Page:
Recently, it’s has gotten very cold here in So Cal. Luckily, I already had a coat pattern, Butterick 6244 by Lisette, and fabric from a project I had shelved due to the all the warm weather we had been having.
This simple unlined coat was very easy to sew, and was the perfect choice to show off this double sided wool from kmy fabric sponsor, The Confident Stitch. The wool is so soft, it feels like I’m wearing a cozy throw. It’s an Italian Double faced wool. There are several of these double faced wools left on their site, but this color is sold out. They do have this color in a double faced boiled wool, which is also a gorgeous quality with a spongier feel. There are also double faced wool knits, which I’ve used on this sweater, one of my favorites.
Sewing this coat was very simple. However, I did make the mistake of clipping too far onto the shoulder darts when I was cutting out the pattern. There are only three pieces to the pattern and it’s unlined. I used the recommended flat fell seams for most of the coat, but there was no way I could flat fell the sleeves. I did finally jam my whole sleeve through the machine’s arm, but the result looked horrible and crooked, so I picked it out. I used my serger to finish those seams. I also serged the armholes instead of flat felling them. My wool was fraying a lot, and it was very difficult to make a flat fell stitch in those places where there were curves. I turned the hem toward the front at the collar so you could see the contrast.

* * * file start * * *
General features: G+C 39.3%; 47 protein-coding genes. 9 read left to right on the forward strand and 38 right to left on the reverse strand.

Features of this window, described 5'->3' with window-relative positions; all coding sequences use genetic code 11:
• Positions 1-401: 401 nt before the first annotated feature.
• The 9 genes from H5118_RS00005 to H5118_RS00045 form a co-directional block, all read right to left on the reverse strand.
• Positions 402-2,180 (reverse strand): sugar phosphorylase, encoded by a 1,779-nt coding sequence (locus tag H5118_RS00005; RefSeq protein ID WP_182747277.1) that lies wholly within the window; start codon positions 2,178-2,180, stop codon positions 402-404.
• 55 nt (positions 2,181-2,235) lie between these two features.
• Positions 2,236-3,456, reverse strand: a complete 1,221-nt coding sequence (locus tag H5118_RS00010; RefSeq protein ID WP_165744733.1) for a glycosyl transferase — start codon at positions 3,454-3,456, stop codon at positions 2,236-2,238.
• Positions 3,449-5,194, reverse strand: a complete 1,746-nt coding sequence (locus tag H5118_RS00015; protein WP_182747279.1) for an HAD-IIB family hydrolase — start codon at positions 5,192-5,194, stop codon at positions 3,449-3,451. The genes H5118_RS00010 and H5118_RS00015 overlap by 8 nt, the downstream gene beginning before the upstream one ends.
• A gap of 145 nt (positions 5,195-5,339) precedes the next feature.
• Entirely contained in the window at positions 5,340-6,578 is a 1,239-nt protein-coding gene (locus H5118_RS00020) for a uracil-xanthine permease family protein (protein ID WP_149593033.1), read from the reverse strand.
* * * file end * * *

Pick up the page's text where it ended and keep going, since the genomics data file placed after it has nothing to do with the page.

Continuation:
I cut the coat one size smaller than than my usual size 12. After reading many other reviews, it seemed this coat ran a bit large. The fit is almost perfect, although I could have made a forward shoulder adjustment. I didn’t bother cutting a muslin for this project. Liesl’s drafting is usually precise enough that I don’t bother.
Isabelle has already tried to hijack this coat from me. I will have to either keep it secure in my closet or make her one, too! Sometimes she ‘borrows’ my handmade coats and I once found one in the trunk of her car. All bunched up, of course. Kids!